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The King alone drinks champagne, and a flunky keeps his cup filled all day. When the spirit moves him, his majesty throws largess in the form of coconuts; Louis has stocked more than 2,000 of them. Waiting for him on a reviewing stand in front of the Gertrude Geddes Willis Funeral Home stands the Zulus' Queen (this year, attractive, brown-skinned Bernice Oxley, ticket taker at the Ace Theater). In a room where the caskets have been pushed back to the wall, she receives her lord's champagne toast. After the parade the long night of jazz-filled, carnival pandemonium begins.
To his worried wife Lucille, who wonders how she can stay in touch with him through all this, 1949's King grandly replies: "Baby, just follow the crowd."
Telling What Comes Naturally. In that crowd there will be many who remember Louis Armstrong and his music, for he and New Orleans jazz grew up together. Louis says: "Jazz and I grew up side by side when we were poor." The wonder is that both jazz and Louis emerged from streets of brutal poverty and professional vicejazz to become an exciting art, Louis to be hailed almost without dissent as its greatest creator-practitioner.
A generation of quibbling, cult-minded, critical cognoscenti has called New Orleans jazz many things, from "a rich and frequently dissonant polyphony" to "this dynamism [which] interprets life at its maximum intensity." But Louis grins wickedly and says: "Man, when you got to ask what is it, you'll never get to know." In his boyhood New Orleans, jazz was simply a story told in strongly rhythmic song, pumped out "from the heart" with a nervous, exciting beat. To Trumpeter Louis, jazz is still storytelling: "I like to tell them things that come naturally."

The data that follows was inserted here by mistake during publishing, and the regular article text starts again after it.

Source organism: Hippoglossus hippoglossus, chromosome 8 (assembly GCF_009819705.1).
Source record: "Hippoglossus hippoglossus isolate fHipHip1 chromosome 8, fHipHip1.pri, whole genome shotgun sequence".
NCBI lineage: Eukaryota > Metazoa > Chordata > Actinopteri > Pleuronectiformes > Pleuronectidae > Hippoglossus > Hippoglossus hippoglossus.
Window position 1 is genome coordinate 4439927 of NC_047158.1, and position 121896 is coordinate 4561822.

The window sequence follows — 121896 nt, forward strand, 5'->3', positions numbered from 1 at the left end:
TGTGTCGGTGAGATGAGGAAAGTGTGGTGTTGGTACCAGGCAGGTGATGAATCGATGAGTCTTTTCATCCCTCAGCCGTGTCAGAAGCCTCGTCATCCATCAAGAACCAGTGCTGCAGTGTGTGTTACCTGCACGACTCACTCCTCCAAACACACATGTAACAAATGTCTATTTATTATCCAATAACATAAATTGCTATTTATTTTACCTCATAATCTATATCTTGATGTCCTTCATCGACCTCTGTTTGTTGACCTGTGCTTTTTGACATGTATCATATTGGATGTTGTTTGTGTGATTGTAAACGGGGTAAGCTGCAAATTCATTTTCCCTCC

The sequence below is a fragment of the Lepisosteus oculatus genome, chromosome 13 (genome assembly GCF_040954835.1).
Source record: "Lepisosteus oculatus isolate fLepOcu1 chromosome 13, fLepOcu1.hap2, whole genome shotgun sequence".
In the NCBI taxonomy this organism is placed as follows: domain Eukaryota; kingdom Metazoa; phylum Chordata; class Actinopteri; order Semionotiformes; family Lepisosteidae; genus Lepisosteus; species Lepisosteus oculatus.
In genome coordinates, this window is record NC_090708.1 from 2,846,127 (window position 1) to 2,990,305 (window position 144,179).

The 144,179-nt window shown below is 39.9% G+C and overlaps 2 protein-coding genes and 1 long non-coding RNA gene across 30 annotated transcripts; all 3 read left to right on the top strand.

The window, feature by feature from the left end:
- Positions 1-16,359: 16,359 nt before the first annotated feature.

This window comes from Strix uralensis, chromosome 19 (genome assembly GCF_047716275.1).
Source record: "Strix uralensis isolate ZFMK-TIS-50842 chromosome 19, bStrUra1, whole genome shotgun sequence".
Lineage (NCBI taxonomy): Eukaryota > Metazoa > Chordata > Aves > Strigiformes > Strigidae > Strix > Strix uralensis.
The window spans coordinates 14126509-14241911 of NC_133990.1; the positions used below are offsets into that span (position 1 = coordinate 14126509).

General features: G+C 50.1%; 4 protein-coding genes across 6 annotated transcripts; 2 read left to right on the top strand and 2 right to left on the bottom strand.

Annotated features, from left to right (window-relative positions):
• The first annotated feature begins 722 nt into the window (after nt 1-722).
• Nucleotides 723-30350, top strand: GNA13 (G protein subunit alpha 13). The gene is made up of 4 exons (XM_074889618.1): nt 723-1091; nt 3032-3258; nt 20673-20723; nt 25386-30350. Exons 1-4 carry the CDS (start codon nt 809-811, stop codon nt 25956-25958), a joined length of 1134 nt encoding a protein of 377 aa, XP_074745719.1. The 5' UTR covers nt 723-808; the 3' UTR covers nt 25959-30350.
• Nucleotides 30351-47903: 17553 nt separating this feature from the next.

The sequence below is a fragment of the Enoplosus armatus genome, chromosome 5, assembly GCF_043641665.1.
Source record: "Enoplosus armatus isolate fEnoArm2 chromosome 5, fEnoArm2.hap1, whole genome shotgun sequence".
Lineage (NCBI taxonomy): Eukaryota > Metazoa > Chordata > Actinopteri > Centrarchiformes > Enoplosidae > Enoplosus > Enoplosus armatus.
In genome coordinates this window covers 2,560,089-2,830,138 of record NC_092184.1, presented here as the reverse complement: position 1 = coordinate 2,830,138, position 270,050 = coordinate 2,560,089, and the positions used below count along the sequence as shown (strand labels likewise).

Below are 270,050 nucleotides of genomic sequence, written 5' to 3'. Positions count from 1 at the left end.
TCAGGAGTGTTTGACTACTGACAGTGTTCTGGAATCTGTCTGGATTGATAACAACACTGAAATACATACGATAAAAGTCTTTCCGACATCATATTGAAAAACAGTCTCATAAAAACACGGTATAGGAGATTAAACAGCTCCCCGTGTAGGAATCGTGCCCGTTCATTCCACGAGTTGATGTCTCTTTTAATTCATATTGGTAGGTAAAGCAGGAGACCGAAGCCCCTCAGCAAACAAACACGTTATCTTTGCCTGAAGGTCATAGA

Up from Jane Alley. From the place Louis and jazz were born, there was no direction to move but up. The music, at first a restless, syncopated blend of African dance rhythms, Negro blues, brass-band marches, and French Creole songs and dances, spent its raucous teens in brothels, cheap saloons and street parades. Armstrong came up from Jane Alley, a squalid, "back-o'-town" lane in what was then the toughest section of uptown Negro New Orleans. His parents were the nearly illiterate grandchildren of slaves, his father a worker in a turpentine factory, his mother a domestic. Never quiet, Jane Alley became a bloody ground on Saturday nights with razors flashing in the darkness and drunken curses ripping through the night. In the morning, police would come by to pick up casualties.
When Louis was five his mother took him away from Jane Alley, moved some 18 blocks to Liberty Street, near Perdido in the old third ward. Socially it was the shortest of steps, but it was up, and for Louis it was decisive: near by were the Fisk School, where he learned to read & write, and honky-tonks like Sicilian Henry Matranga's place and thickly packed Funky Butt Hall, where both the syncopation and the dancing were strident and brassy.